Monday, December 06, 2004

The birds have vanished from the sky.
Now the last cloud drains away.

We sit together, the mountain and me,
until only the mountain remains.

-- Wang Ch'ang-Ling (698-756)

This poem is a great description of the feeling of complete mental freedom and ego-abandonment I occasionally experience while sitting zazen. Sitting in the correct posture allows me to lose awareness of my body, and getting myself beyond thought and non-thought (very difficult for me to do, actually) allows me to abandon my ego and feel connected to life, the universe, and everything. The first two lines of this poem to me have to do with clearing out the mind, but maybe not -- the Soto school encourages practitioners to let thoughts drift in an out as the scenery of zazen. Finally, the mountain imagery is interesting for a couple of reasons. First, "only the mountain remains" suggests the abandonment of "me" or ego. Second, a person seated in zazen is like a mountain, with the knees firmly on the ground and the head pressing against the sky. Is the mountain in this poem a meditator who has abandoned his/her ego? Or is it really a mountain?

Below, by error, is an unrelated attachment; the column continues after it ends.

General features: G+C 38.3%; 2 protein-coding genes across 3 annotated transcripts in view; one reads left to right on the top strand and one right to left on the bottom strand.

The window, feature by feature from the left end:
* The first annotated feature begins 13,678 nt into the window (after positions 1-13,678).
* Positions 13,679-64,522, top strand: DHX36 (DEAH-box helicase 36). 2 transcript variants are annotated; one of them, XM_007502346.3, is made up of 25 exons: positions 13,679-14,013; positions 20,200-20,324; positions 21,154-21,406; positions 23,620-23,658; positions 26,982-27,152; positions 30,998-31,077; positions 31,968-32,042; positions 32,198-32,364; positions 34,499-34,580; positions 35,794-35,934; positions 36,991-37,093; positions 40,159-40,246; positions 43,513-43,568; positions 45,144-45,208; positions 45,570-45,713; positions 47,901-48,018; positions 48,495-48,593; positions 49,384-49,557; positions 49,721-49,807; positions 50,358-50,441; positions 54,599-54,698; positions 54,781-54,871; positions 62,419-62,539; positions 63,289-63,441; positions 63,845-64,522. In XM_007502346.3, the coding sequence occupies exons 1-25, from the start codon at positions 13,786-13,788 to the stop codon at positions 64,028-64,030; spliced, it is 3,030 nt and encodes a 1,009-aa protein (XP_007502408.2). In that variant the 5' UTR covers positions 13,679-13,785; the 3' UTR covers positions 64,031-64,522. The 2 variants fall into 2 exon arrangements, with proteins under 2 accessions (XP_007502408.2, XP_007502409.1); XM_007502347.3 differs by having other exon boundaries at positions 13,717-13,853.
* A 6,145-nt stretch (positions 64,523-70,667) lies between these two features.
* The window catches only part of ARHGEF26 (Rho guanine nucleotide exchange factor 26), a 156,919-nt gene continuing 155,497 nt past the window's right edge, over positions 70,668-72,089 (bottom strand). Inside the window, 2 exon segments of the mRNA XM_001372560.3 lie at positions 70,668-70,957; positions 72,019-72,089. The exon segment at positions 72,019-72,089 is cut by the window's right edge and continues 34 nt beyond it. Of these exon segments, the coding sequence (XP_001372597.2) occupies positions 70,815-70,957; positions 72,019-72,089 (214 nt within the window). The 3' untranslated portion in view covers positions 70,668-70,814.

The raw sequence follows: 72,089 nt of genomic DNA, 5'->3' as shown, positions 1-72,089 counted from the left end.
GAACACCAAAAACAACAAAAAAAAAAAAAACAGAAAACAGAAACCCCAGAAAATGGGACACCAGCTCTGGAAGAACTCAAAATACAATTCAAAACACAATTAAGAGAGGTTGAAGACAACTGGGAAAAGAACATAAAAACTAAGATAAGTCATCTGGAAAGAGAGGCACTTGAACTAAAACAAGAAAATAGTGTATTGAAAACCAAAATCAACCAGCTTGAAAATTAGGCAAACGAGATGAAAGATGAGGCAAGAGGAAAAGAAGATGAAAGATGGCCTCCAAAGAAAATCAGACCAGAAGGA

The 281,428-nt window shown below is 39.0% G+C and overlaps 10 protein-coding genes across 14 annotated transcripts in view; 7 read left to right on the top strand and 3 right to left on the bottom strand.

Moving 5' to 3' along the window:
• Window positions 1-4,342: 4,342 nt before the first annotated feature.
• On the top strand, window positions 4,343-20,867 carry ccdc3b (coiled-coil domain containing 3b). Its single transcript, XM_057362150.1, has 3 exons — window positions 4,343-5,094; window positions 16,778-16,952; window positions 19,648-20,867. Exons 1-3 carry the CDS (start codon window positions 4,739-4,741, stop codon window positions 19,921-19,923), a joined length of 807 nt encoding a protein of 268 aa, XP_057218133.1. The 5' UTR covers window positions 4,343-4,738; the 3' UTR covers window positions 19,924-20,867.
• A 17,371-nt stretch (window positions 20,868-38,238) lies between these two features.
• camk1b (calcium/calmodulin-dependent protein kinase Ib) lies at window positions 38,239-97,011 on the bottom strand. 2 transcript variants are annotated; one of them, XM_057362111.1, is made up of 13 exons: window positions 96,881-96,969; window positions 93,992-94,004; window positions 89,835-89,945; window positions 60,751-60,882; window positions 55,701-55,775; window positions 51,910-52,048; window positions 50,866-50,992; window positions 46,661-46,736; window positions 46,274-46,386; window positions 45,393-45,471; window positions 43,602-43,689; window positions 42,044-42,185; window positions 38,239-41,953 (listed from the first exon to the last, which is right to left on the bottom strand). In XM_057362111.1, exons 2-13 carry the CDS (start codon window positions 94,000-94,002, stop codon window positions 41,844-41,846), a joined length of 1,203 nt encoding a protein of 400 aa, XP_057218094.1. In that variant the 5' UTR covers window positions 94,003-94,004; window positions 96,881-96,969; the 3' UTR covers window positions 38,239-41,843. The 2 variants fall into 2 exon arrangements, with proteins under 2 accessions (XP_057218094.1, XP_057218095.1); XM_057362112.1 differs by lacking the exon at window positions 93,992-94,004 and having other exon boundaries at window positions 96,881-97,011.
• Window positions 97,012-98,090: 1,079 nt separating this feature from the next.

1 comment:

Ann said...

That's one of the wonderful things about poetry: the option to see layers of meaning within the text, which is composed only of words.

Words are malleable, I think, and strung together properly can say more than they...say.